Yielding is a keyword in Tai Chi Chuan. As a word, Yielding can mean to give way to pressure, being submissive or compliant, but it can also mean being pliable or soft like a yielding material. in Tai Chi, it’s often understood as a main technique, something you do. But I like more the notion of being pliable than being compliant. In Tai Chi, you are taught that you need to use your opponent’s force to defeat him. Yielding is the same as borrowing. To yield, you borrow. In order to borrow, you must first yield.
But I feel that the word “yield” is an incomplete term. Too much focus is put on this word without questioning “why”, “how” and “what then”. In fact, Yielding is only a part of something else. I like to call it “adapting” or “mirroring”. In Tai Chi you adapt to an opponent’s structure by adjusting to the distance, angles and the line of his intent. We are mirroring the opponent’s movement by doing opposite movements to his. We yield to force, but at the same time we must fill in the gaps as well. The opponent has Yin as well as Yang. When there is strength to yield to, there will always be an opening to attack.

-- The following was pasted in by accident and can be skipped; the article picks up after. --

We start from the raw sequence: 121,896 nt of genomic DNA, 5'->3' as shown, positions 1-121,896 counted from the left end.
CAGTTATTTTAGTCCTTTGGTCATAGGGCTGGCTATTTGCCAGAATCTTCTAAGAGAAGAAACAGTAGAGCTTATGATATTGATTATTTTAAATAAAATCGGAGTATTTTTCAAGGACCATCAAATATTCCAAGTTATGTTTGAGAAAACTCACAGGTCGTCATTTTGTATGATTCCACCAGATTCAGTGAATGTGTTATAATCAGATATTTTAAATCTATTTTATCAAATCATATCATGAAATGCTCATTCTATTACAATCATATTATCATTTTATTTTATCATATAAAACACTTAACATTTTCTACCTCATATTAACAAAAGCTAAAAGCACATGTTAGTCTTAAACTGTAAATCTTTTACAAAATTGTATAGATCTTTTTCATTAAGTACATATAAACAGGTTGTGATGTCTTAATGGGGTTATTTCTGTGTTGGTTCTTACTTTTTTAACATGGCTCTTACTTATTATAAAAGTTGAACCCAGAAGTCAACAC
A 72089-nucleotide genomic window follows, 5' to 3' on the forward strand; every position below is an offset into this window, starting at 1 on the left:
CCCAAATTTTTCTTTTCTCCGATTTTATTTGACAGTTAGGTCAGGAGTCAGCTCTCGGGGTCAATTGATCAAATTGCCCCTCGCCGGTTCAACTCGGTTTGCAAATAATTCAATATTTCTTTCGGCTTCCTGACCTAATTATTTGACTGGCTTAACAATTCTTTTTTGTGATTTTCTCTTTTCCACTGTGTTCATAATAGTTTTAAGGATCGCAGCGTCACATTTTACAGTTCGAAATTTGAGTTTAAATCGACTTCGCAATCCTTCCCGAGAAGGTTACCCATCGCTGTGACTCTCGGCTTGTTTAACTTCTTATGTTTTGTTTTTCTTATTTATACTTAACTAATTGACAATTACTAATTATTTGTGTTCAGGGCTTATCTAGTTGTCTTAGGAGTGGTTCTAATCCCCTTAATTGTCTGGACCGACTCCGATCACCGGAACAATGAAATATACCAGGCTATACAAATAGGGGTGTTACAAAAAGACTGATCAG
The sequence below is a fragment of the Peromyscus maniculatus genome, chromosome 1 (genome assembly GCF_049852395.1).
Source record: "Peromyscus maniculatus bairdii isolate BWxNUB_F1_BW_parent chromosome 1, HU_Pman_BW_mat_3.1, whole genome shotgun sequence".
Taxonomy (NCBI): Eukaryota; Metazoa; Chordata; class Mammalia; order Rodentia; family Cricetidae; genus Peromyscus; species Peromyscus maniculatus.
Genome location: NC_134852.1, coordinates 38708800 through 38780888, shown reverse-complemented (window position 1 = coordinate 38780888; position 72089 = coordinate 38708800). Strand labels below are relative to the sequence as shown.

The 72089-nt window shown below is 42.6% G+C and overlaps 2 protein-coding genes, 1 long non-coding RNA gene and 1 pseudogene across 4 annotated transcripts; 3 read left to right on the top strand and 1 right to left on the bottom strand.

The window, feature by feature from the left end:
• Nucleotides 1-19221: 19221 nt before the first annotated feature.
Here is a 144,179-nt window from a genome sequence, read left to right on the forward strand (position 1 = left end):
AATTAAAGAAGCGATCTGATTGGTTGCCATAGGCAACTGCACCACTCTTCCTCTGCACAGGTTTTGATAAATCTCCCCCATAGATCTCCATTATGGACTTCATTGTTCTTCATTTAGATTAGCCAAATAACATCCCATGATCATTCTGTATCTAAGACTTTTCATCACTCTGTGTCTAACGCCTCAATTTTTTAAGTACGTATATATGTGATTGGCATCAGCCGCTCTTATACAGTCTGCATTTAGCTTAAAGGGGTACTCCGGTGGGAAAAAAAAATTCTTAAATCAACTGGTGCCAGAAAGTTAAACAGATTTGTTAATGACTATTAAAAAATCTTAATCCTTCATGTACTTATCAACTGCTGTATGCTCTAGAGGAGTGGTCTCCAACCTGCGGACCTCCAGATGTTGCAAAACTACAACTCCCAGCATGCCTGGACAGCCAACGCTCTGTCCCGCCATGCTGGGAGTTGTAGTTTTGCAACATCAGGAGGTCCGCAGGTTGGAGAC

One of the mistakes I see Tai Chi practitioners do all of the time is to be single minded, doing one thing but not the other, or doing one thing after the other. Tai Chi is not “first yin, then yang”, but being yin and yang at the same time, which in practice means doing two opposite things at the same time. If you yield, you should attack or adjust yourself into a more favorable position at the same time.
Some tai chi practice is very much the opposite of how you should act and think in tai chi as a combat system. Push hands drills for instance can really create bad habits. Free push hands, applications practice and sparring must be very much different from the drills in the perspective of the drills’ doing one thing after another. In free push hands, you should always apply pressure against your opponent’s weak spot at the same time as you yield.
In tai chi, timing and understanding distance really depend on doing two things at the same time. Often this means yielding and filling in at the same time. Defense and attack become the same thing. In this perspective, yielding is an incomplete term, as it only show the yin side of a bigger context.